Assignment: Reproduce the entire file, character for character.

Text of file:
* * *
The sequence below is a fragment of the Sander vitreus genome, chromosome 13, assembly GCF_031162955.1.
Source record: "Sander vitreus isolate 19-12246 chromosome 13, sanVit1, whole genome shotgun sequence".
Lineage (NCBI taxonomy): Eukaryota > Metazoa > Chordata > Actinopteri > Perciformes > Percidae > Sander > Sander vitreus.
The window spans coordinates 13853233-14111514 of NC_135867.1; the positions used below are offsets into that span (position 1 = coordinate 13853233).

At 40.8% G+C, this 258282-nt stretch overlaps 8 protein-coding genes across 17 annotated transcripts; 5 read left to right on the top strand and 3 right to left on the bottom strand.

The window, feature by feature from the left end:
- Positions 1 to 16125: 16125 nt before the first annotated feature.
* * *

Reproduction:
The sequence below is a fragment of the Sander vitreus genome, chromosome 13, assembly GCF_031162955.1.
Source record: "Sander vitreus isolate 19-12246 chromosome 13, sanVit1, whole genome shotgun sequence".
Lineage (NCBI taxonomy): Eukaryota > Metazoa > Chordata > Actinopteri > Perciformes > Percidae > Sander > Sander vitreus.
The window spans coordinates 13853233-14111514 of NC_135867.1; the positions used below are offsets into that span (position 1 = coordinate 13853233).

At 40.8% G+C, this 258282-nt stretch overlaps 8 protein-coding genes across 17 annotated transcripts; 5 read left to right on the top strand and 3 right to left on the bottom strand.

The window, feature by feature from the left end:
- Positions 1 to 16125: 16125 nt before the first annotated feature.